curl XDELETE http://localhost:9200/logstash-* 
curl XDELETE http://localhost:9200/heapster-*

For this post, I checked this commands from my local machine and curl XDELETE ... with IP or hostname are working too! Elasticsearch provides no real security for the index handling, so best practice is to put a Nginx server in front and only allow GET and POST on the URL. So in a production environment, you should think about securing the port 9200 (Nginx, iptables), or anybody could delete the indices. Only logs and performance data, but I don’t want to allow this.

Now the server was running again and I digged a little bit deeper. So I found that there is a container indices-cleaner running on the server:

[root@cfc ~]# docker ps | grep clean 
6c1a52fe0e0e ibmcom/indices-cleaner:0.1 "cron && tail -f /..." 51 minutes ago Up 51 minutes k8s_indices-cleaner.a3303a57_k8s-elasticsearch-10.10.10.215_kube-system_62f659ecf9bd14948b6b4ddcf96fb5a3_0b3aeb84

So I checked this container:

docker logs 6c1a52fe0e0e

shows nothing. Normally it should show us the curator log. The container command is not selected in the best way.

cron && tail -f /var/log/curator-cron.log

shall show the log file of curator (a tool to delete Elasticsearch indices), but with && it only starts tail when cron is ended with status true. So that’s the reason that docker logs shows nothing.

I started a bash in the container with docker exec -it 6c1a52fe0e0e bash and checked the settings there.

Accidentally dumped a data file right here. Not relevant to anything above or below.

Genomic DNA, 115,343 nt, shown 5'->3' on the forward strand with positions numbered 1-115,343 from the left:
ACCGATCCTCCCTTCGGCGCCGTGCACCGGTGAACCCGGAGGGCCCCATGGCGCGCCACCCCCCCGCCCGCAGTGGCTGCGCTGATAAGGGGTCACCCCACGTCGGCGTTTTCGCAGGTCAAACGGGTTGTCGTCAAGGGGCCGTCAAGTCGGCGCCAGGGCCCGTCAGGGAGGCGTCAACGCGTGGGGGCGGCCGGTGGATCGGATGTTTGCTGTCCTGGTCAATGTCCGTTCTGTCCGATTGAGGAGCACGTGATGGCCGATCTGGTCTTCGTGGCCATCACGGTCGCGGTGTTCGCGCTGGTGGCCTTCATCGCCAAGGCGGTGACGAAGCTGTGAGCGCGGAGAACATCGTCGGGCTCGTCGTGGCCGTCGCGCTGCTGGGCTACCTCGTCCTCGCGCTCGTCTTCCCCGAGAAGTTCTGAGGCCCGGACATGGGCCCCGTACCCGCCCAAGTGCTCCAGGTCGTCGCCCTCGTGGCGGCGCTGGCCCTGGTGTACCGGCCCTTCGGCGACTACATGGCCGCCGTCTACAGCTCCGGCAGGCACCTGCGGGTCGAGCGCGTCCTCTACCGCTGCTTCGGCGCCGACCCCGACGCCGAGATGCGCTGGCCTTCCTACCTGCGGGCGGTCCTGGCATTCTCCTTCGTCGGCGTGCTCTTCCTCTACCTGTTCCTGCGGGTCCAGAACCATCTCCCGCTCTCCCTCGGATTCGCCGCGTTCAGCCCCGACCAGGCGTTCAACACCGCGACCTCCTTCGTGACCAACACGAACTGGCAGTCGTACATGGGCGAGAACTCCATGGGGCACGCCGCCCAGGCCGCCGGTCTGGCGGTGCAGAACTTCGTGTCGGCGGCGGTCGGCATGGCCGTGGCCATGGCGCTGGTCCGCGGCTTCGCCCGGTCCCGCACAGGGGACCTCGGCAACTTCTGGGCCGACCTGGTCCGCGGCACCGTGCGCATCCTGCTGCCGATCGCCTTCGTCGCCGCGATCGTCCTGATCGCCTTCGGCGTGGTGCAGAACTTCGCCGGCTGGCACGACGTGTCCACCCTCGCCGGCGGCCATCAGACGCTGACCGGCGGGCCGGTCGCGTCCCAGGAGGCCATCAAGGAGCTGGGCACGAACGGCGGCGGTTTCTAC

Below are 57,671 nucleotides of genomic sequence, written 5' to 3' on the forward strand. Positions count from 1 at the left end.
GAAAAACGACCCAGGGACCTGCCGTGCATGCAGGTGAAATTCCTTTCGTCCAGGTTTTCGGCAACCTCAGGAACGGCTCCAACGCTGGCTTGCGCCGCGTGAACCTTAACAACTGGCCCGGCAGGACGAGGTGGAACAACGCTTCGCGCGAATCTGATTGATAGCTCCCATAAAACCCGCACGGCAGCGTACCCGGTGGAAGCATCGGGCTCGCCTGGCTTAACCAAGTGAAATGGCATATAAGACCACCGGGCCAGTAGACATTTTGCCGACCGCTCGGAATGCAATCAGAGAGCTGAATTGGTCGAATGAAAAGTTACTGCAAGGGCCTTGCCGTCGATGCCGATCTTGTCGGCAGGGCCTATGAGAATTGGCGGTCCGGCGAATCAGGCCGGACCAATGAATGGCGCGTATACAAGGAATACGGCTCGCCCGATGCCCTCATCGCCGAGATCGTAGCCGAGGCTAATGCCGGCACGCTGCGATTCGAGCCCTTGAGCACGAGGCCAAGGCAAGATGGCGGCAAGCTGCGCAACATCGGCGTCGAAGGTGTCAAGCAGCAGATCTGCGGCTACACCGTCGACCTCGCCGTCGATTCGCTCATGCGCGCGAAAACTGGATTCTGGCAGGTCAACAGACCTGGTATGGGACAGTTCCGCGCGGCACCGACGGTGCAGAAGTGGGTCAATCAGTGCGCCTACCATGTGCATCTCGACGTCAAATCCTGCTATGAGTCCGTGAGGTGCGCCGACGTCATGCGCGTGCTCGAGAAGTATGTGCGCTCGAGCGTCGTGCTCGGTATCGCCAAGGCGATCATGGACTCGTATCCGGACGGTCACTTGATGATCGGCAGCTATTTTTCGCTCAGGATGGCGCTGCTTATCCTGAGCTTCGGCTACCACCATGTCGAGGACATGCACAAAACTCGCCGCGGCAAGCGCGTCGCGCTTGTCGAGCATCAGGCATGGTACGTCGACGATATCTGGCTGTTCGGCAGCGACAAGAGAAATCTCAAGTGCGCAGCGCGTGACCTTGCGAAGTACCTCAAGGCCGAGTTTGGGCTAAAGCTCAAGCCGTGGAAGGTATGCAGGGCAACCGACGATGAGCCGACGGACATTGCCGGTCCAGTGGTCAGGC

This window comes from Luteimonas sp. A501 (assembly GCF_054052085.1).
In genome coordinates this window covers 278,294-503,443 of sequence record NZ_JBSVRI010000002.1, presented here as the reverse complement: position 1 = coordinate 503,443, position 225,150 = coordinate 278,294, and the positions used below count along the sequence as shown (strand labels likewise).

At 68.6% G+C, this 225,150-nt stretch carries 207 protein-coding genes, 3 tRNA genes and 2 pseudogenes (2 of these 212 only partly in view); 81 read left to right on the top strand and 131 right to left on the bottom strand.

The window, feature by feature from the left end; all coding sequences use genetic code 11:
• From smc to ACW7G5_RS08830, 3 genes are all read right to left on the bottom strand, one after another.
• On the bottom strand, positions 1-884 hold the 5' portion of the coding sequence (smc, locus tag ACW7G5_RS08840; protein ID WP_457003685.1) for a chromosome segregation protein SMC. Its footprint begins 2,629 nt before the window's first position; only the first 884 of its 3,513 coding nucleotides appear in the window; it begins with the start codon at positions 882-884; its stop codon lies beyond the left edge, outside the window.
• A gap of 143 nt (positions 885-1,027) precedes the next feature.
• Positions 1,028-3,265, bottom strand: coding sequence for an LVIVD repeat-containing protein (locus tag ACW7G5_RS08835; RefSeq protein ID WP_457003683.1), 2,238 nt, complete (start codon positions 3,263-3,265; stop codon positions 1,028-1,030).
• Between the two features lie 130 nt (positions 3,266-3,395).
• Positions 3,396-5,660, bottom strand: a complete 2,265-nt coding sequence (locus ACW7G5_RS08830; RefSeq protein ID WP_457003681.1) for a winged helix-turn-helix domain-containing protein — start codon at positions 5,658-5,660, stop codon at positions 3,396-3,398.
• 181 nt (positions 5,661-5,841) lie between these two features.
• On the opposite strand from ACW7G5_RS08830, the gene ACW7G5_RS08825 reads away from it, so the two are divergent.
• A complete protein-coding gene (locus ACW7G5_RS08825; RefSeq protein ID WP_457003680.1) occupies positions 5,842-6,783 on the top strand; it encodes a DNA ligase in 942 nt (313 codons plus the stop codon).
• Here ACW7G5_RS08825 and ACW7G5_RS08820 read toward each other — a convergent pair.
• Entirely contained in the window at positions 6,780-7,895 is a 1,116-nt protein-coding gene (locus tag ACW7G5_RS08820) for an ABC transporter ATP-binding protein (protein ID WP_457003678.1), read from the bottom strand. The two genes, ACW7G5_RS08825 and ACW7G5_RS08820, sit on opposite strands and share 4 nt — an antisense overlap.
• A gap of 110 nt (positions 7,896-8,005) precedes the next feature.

cat /etc/cron.d/curator-cron 
59 23 * * * root /bin/bash /clean-indices.sh 
# An empty line is required at the end of this file for a valid cron file.

There is a cronjob which runs each day at 23:59. The started script runs:

/usr/local/bin/curator --config /etc/curator.yml /action.yml

Within the /action.yml the config shows that logstash-* should be deleted after 5 days and heapster-* after 1 day.

I checked /var/log/curator-cron.log, but it was empty! So the cronjob never ran. To test if the script works as expected, I just started /clean-indices.sh and the log file shows:

cat /var/log/curator-cron.log
2017-05-31 08:17:01,654 INFO      Preparing Action ID: 1, "delete_indices"
2017-05-31 08:17:01,663 INFO      Trying Action ID: 1, "delete_indices": Delete logstash- prefixed indices. Ignore the error if the filter does not result in an actionable list of indices (ignore_empty_list) and exit cleanly.
2017-05-31 08:17:01,797 INFO      Deleting selected indices: [u'logstash-2017.05.08', u'logstash-2017.05.09', u'logstash-2017.05.03', u'logstash-2017.04.28', u'logstash-2017.04.27', u'logstash-2017.04.26', u'logstash-2017.05.18', u'logstash-2017.05.15', u'logstash-2017.05.12', u'logstash-2017.05.11']
2017-05-31 08:17:01,797 INFO      ---deleting index logstash-2017.05.08
2017-05-31 08:17:01,797 INFO      ---deleting index logstash-2017.05.09
2017-05-31 08:17:01,797 INFO      ---deleting index logstash-2017.05.03
2017-05-31 08:17:01,797 INFO      ---deleting index logstash-2017.04.28
2017-05-31 08:17:01,797 INFO      ---deleting index logstash-2017.04.27
2017-05-31 08:17:01,797 INFO      ---deleting index logstash-2017.04.26
2017-05-31 08:17:01,797 INFO      ---deleting index logstash-2017.05.18
2017-05-31 08:17:01,797 INFO      ---deleting index logstash-2017.05.15
2017-05-31 08:17:01,797 INFO      ---deleting index logstash-2017.05.12
2017-05-31 08:17:01,797 INFO      ---deleting index logstash-2017.05.11
2017-05-31 08:17:02,130 INFO      Action ID: 1, "delete_indices" completed.